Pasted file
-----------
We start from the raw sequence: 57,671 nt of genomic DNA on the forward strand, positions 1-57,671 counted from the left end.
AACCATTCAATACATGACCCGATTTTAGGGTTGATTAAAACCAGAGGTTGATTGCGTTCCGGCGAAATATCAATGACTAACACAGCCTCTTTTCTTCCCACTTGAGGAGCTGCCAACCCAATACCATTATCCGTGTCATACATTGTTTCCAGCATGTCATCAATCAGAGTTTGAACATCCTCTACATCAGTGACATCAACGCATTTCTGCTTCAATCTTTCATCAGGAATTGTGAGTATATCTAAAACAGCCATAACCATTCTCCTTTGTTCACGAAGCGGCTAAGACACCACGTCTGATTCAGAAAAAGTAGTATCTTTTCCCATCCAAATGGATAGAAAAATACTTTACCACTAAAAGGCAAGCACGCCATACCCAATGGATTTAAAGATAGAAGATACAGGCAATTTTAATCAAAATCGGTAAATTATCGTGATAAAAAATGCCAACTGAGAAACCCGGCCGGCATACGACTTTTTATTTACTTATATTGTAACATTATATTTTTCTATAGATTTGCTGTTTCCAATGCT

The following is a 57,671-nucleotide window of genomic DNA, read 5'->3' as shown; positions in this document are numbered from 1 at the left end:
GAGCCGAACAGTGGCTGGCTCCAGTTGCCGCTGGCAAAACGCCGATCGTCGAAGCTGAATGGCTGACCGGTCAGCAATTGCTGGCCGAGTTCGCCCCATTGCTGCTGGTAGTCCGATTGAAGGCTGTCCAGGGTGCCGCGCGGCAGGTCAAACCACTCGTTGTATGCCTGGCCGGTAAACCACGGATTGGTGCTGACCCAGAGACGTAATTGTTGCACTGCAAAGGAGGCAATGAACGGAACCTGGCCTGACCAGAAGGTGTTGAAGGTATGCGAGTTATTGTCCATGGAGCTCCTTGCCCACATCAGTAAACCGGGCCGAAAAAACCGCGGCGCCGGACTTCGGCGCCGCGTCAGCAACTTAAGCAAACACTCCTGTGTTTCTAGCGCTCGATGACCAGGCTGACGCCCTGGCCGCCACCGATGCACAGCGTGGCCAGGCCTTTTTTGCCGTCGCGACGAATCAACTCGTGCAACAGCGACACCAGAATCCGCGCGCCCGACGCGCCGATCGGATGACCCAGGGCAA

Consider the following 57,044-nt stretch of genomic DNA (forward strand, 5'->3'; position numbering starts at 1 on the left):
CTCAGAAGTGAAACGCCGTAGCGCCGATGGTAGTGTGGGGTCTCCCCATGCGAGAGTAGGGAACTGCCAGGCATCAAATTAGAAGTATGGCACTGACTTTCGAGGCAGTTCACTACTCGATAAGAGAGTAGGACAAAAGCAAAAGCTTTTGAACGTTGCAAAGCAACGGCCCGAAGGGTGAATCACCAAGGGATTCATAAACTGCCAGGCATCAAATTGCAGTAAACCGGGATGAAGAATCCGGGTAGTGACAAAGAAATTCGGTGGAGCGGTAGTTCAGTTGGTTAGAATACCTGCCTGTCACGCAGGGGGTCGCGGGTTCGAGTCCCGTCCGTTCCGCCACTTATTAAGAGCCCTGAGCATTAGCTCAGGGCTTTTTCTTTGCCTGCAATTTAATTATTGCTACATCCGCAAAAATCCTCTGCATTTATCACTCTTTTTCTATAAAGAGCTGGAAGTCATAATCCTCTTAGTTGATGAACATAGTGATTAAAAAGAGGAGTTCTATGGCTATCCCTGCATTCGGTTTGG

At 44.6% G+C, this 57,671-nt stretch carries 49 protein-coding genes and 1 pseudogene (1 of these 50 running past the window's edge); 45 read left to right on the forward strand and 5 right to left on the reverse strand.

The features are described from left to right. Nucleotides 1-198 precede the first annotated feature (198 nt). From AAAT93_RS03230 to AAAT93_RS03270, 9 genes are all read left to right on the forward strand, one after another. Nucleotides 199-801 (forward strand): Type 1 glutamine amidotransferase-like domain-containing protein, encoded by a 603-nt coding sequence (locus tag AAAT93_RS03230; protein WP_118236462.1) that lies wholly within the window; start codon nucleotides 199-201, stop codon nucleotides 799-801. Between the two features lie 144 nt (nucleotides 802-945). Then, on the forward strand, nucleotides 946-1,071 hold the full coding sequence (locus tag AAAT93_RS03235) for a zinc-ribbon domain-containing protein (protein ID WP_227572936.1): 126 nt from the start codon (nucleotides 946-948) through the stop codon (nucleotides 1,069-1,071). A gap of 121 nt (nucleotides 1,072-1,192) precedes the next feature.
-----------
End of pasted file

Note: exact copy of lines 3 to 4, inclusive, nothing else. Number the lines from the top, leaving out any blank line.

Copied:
The following is a 57,671-nucleotide window of genomic DNA, read 5'->3' as shown; positions in this document are numbered from 1 at the left end:
GAGCCGAACAGTGGCTGGCTCCAGTTGCCGCTGGCAAAACGCCGATCGTCGAAGCTGAATGGCTGACCGGTCAGCAATTGCTGGCCGAGTTCGCCCCATTGCTGCTGGTAGTCCGATTGAAGGCTGTCCAGGGTGCCGCGCGGCAGGTCAAACCACTCGTTGTATGCCTGGCCGGTAAACCACGGATTGGTGCTGACCCAGAGACGTAATTGTTGCACTGCAAAGGAGGCAATGAACGGAACCTGGCCTGACCAGAAGGTGTTGAAGGTATGCGAGTTATTGTCCATGGAGCTCCTTGCCCACATCAGTAAACCGGGCCGAAAAAACCGCGGCGCCGGACTTCGGCGCCGCGTCAGCAACTTAAGCAAACACTCCTGTGTTTCTAGCGCTCGATGACCAGGCTGACGCCCTGGCCGCCACCGATGCACAGCGTGGCCAGGCCTTTTTTGCCGTCGCGACGAATCAACTCGTGCAACAGCGACACCAGAATCCGCGCGCCCGACGCGCCGATCGGATGACCCAGGGCAA